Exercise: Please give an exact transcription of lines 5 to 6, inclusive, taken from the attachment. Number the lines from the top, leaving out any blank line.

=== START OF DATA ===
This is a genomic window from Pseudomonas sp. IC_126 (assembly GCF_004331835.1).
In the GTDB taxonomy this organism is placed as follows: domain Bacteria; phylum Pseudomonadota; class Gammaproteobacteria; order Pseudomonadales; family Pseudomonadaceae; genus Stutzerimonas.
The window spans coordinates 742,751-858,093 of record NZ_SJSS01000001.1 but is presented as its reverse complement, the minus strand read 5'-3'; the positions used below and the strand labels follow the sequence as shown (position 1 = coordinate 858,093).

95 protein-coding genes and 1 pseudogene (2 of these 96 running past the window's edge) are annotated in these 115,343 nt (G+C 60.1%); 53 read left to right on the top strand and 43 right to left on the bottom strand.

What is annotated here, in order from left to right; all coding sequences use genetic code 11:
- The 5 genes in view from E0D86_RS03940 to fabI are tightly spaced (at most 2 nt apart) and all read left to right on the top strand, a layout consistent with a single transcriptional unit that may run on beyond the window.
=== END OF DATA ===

What is annotated here, in order from left to right; all coding sequences use genetic code 11:
- The 5 genes in view from E0D86_RS03940 to fabI are tightly spaced (at most 2 nt apart) and all read left to right on the top strand, a layout consistent with a single transcriptional unit that may run on beyond the window.